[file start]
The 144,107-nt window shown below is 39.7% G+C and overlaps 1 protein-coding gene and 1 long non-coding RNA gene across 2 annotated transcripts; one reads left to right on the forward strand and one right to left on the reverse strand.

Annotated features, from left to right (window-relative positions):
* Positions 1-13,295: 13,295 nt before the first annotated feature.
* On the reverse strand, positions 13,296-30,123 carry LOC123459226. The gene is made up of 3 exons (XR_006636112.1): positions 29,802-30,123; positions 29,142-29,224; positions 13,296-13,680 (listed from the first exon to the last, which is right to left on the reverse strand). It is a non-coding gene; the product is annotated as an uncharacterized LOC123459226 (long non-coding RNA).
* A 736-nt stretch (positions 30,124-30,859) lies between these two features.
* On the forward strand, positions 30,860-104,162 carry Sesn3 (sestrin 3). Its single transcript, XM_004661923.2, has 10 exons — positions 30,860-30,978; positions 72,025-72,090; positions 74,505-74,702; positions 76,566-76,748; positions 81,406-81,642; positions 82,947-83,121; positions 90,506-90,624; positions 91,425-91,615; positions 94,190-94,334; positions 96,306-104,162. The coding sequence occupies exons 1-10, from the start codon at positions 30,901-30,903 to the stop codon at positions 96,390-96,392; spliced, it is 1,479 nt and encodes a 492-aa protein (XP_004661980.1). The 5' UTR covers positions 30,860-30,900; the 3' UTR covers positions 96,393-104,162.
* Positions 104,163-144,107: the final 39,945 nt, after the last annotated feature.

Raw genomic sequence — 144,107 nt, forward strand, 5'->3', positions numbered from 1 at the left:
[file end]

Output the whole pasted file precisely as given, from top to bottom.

The 144,107-nt window shown below is 39.7% G+C and overlaps 1 protein-coding gene and 1 long non-coding RNA gene across 2 annotated transcripts; one reads left to right on the forward strand and one right to left on the reverse strand.

Annotated features, from left to right (window-relative positions):
* Positions 1-13,295: 13,295 nt before the first annotated feature.
* On the reverse strand, positions 13,296-30,123 carry LOC123459226. The gene is made up of 3 exons (XR_006636112.1): positions 29,802-30,123; positions 29,142-29,224; positions 13,296-13,680 (listed from the first exon to the last, which is right to left on the reverse strand). It is a non-coding gene; the product is annotated as an uncharacterized LOC123459226 (long non-coding RNA).
* A 736-nt stretch (positions 30,124-30,859) lies between these two features.
* On the forward strand, positions 30,860-104,162 carry Sesn3 (sestrin 3). Its single transcript, XM_004661923.2, has 10 exons — positions 30,860-30,978; positions 72,025-72,090; positions 74,505-74,702; positions 76,566-76,748; positions 81,406-81,642; positions 82,947-83,121; positions 90,506-90,624; positions 91,425-91,615; positions 94,190-94,334; positions 96,306-104,162. The coding sequence occupies exons 1-10, from the start codon at positions 30,901-30,903 to the stop codon at positions 96,390-96,392; spliced, it is 1,479 nt and encodes a 492-aa protein (XP_004661980.1). The 5' UTR covers positions 30,860-30,900; the 3' UTR covers positions 96,393-104,162.
* Positions 104,163-144,107: the final 39,945 nt, after the last annotated feature.

Raw genomic sequence — 144,107 nt, forward strand, 5'->3', positions numbered from 1 at the left: